Israel’s government appeared on the verge of collapse on Wednesday after coalition whip Idit Silman announced she was stepping down to form a new government, causing the ruling coalition led by Prime Minister Naftali to lose a majority. Bennett.
Silman, who did not notify Bennett of her move in advance, said she was resigning because of “damage” to Jewish identity in Israel.
“The time has come to form a national, Jewish and Zionist government,” she wrote in a letter announcing her resignation.
She called on Bennett to “join hands and express the values for which we were elected.”
“I will not encourage the attack on the Jewish identity of the State of Israel and the people of Israel. I will continue to try to persuade my friends to return home and form a right-wing government,” she said. “I know I’m not the only one who feels this. Another government can be formed in this Knesset.
Silman, who is a Knesset member in Bennett’s Yamina party, chose to defect after clashing with Israeli Health Minister Nitzan Horowitz over his order to hospitals to allow visitors and patients to bring medicine. non-kosher food for Passover, known as chametz. , during the Passover – thus contravening Jewish law.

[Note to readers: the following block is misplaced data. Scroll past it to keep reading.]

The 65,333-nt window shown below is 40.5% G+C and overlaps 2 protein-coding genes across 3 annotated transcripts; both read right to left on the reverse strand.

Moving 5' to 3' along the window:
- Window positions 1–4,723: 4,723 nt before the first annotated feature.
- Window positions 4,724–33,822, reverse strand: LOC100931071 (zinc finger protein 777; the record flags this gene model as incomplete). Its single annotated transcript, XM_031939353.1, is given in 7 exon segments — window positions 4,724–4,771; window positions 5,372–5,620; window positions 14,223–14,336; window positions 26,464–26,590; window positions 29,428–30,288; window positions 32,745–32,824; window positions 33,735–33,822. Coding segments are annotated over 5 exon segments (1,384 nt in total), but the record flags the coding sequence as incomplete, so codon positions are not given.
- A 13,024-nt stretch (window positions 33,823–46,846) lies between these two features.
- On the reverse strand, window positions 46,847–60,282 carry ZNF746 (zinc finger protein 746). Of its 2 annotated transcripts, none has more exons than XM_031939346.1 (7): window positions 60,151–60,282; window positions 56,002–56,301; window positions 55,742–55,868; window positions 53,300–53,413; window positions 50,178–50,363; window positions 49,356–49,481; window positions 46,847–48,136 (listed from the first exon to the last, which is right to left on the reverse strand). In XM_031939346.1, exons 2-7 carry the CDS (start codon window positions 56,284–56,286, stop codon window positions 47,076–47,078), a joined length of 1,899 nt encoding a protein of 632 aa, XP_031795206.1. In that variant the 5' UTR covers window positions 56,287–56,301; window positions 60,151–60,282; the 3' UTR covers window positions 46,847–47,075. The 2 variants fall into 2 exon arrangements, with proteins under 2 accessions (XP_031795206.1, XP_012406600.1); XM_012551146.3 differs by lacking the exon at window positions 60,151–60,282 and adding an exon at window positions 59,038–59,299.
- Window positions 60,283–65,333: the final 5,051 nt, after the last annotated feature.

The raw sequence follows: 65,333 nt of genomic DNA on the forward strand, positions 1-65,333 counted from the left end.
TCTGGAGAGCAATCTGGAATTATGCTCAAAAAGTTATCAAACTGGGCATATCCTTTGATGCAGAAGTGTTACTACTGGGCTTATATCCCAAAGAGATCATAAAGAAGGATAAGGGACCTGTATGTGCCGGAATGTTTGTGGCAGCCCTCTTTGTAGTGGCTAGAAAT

“During the Holocaust, people fasted on Passover day so as not to eat chametz, and a minister from the State of Israel in a coalition like ours unfortunately says to introduce chametz,” she said.
Losing its 61-MP majority means the ruling coalition government would need the support of the opposition, led by former Prime Minister Benjamin Netanyahu, to push forward any legislation.
Israeli media reported that Silman struck a deal with Netanyahu to form a government with his Likud party in return for receiving the Health Ministry portfolio.
Following his announcement, Netanyahu congratulated Silman and urged other coalition members to follow suit.
“Today we are happy – congratulating MK Idit Silman for making the right decision. We all accept it with a warm embrace and open arms. Go home – to the true right, to the national camp”, Netanyahu said.
“Join Idit. Together we will form a strong national government that will take care of all Israeli citizens,” Netanyahu added, calling the current government “weak.”
The current government, a motley coalition formed between right-wing, centrist, left-wing and Arab parties, has weathered several storms in the ten months he has been in power. The coalition also had many firsts: it was the first time an Arab party sat in the ruling coalition and the first time Israel had a religious Jew as prime minister.